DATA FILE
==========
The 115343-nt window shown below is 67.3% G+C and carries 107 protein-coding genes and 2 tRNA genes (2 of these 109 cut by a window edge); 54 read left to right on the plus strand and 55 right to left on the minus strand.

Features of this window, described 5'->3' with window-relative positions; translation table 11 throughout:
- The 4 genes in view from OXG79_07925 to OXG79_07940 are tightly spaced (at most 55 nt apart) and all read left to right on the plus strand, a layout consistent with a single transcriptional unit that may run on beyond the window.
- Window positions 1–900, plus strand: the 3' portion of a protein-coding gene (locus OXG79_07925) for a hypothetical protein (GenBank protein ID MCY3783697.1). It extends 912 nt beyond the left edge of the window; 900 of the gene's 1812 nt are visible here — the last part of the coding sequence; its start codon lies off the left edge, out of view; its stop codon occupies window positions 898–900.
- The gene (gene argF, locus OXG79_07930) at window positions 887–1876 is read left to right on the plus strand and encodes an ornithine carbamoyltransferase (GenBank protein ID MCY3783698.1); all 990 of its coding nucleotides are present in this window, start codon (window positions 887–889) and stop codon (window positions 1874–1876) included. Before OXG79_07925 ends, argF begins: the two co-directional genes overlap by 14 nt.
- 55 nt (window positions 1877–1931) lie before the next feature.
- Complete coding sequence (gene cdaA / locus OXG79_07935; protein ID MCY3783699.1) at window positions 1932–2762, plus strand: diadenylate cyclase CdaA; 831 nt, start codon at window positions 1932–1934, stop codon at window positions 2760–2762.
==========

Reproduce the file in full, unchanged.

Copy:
The 115343-nt window shown below is 67.3% G+C and carries 107 protein-coding genes and 2 tRNA genes (2 of these 109 cut by a window edge); 54 read left to right on the plus strand and 55 right to left on the minus strand.

Features of this window, described 5'->3' with window-relative positions; translation table 11 throughout:
- The 4 genes in view from OXG79_07925 to OXG79_07940 are tightly spaced (at most 55 nt apart) and all read left to right on the plus strand, a layout consistent with a single transcriptional unit that may run on beyond the window.
- Window positions 1–900, plus strand: the 3' portion of a protein-coding gene (locus OXG79_07925) for a hypothetical protein (GenBank protein ID MCY3783697.1). It extends 912 nt beyond the left edge of the window; 900 of the gene's 1812 nt are visible here — the last part of the coding sequence; its start codon lies off the left edge, out of view; its stop codon occupies window positions 898–900.
- The gene (gene argF, locus OXG79_07930) at window positions 887–1876 is read left to right on the plus strand and encodes an ornithine carbamoyltransferase (GenBank protein ID MCY3783698.1); all 990 of its coding nucleotides are present in this window, start codon (window positions 887–889) and stop codon (window positions 1874–1876) included. Before OXG79_07925 ends, argF begins: the two co-directional genes overlap by 14 nt.
- 55 nt (window positions 1877–1931) lie before the next feature.
- Complete coding sequence (gene cdaA / locus OXG79_07935; protein ID MCY3783699.1) at window positions 1932–2762, plus strand: diadenylate cyclase CdaA; 831 nt, start codon at window positions 1932–1934, stop codon at window positions 2760–2762.